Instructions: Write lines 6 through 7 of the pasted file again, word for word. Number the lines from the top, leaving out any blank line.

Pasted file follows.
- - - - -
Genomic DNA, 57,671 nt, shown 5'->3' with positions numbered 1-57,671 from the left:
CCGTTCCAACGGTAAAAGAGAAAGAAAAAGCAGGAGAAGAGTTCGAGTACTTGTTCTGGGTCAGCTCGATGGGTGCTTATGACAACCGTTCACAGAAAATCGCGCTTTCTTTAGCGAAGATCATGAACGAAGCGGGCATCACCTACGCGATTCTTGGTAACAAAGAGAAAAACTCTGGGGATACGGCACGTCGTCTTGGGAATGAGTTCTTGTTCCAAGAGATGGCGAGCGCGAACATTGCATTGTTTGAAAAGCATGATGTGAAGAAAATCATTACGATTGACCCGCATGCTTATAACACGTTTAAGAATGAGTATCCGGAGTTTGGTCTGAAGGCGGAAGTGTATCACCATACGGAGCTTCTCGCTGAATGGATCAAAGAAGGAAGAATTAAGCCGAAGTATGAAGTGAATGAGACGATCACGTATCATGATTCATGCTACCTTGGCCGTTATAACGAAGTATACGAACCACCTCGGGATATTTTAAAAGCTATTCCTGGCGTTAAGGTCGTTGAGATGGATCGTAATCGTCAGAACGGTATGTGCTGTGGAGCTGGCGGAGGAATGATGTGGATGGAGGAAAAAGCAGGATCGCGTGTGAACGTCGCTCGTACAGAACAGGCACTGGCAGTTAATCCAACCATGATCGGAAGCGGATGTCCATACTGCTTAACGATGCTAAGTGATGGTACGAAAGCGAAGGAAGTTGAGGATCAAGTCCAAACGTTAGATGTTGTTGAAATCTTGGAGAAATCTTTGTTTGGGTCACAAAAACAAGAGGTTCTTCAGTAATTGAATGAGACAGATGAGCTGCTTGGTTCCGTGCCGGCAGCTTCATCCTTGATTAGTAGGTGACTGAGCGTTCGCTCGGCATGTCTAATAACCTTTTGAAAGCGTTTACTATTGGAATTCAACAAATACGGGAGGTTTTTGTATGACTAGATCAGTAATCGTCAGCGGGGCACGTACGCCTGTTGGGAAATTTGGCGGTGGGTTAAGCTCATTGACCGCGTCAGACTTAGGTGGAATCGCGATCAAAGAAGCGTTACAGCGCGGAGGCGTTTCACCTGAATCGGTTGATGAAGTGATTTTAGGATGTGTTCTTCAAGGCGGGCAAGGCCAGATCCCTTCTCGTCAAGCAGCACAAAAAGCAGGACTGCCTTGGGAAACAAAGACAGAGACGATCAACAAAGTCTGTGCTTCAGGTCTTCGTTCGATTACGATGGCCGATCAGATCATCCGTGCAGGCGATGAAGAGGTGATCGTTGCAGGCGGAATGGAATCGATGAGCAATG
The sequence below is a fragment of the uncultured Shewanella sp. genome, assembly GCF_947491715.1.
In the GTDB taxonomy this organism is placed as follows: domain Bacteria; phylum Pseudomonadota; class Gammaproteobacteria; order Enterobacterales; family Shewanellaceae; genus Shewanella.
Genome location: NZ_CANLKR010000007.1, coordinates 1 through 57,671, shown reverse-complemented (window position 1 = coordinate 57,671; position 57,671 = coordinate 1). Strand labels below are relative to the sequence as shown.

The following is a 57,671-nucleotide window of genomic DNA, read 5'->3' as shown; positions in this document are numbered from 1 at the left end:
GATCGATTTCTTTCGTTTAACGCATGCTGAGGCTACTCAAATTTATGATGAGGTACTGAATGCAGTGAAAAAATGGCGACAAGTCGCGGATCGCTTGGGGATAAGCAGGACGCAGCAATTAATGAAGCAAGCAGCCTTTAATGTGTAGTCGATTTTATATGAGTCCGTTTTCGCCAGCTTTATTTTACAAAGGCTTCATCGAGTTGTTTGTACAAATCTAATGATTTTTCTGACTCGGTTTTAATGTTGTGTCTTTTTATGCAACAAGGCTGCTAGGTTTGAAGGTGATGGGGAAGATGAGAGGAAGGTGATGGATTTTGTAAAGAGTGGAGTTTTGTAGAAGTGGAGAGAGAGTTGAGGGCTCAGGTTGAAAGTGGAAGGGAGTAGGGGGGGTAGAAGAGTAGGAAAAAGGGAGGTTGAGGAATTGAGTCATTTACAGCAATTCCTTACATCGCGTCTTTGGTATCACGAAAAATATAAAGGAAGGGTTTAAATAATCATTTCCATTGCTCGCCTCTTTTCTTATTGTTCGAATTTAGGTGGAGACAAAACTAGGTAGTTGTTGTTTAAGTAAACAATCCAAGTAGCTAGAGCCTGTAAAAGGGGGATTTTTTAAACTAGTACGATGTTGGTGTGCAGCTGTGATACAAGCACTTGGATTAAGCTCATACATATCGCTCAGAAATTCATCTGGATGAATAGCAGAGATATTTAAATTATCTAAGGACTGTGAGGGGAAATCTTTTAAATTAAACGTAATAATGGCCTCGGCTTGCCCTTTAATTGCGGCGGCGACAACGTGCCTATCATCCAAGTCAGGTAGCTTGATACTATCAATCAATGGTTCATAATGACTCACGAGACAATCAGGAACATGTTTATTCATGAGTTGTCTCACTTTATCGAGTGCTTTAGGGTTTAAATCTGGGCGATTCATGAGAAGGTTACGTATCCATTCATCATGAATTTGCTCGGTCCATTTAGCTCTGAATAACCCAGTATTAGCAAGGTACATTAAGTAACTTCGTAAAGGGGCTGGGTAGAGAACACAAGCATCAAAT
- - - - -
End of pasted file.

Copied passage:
The following is a 57,671-nucleotide window of genomic DNA, read 5'->3' as shown; positions in this document are numbered from 1 at the left end:
GATCGATTTCTTTCGTTTAACGCATGCTGAGGCTACTCAAATTTATGATGAGGTACTGAATGCAGTGAAAAAATGGCGACAAGTCGCGGATCGCTTGGGGATAAGCAGGACGCAGCAATTAATGAAGCAAGCAGCCTTTAATGTGTAGTCGATTTTATATGAGTCCGTTTTCGCCAGCTTTATTTTACAAAGGCTTCATCGAGTTGTTTGTACAAATCTAATGATTTTTCTGACTCGGTTTTAATGTTGTGTCTTTTTATGCAACAAGGCTGCTAGGTTTGAAGGTGATGGGGAAGATGAGAGGAAGGTGATGGATTTTGTAAAGAGTGGAGTTTTGTAGAAGTGGAGAGAGAGTTGAGGGCTCAGGTTGAAAGTGGAAGGGAGTAGGGGGGGTAGAAGAGTAGGAAAAAGGGAGGTTGAGGAATTGAGTCATTTACAGCAATTCCTTACATCGCGTCTTTGGTATCACGAAAAATATAAAGGAAGGGTTTAAATAATCATTTCCATTGCTCGCCTCTTTTCTTATTGTTCGAATTTAGGTGGAGACAAAACTAGGTAGTTGTTGTTTAAGTAAACAATCCAAGTAGCTAGAGCCTGTAAAAGGGGGATTTTTTAAACTAGTACGATGTTGGTGTGCAGCTGTGATACAAGCACTTGGATTAAGCTCATACATATCGCTCAGAAATTCATCTGGATGAATAGCAGAGATATTTAAATTATCTAAGGACTGTGAGGGGAAATCTTTTAAATTAAACGTAATAATGGCCTCGGCTTGCCCTTTAATTGCGGCGGCGACAACGTGCCTATCATCCAAGTCAGGTAGCTTGATACTATCAATCAATGGTTCATAATGACTCACGAGACAATCAGGAACATGTTTATTCATGAGTTGTCTCACTTTATCGAGTGCTTTAGGGTTTAAATCTGGGCGATTCATGAGAAGGTTACGTATCCATTCATCATGAATTTGCTCGGTCCATTTAGCTCTGAATAACCCAGTATTAGCAAGGTACATTAAGTAACTTCGTAAAGGGGCTGGGTAGAGAACACAAGCATCAAAT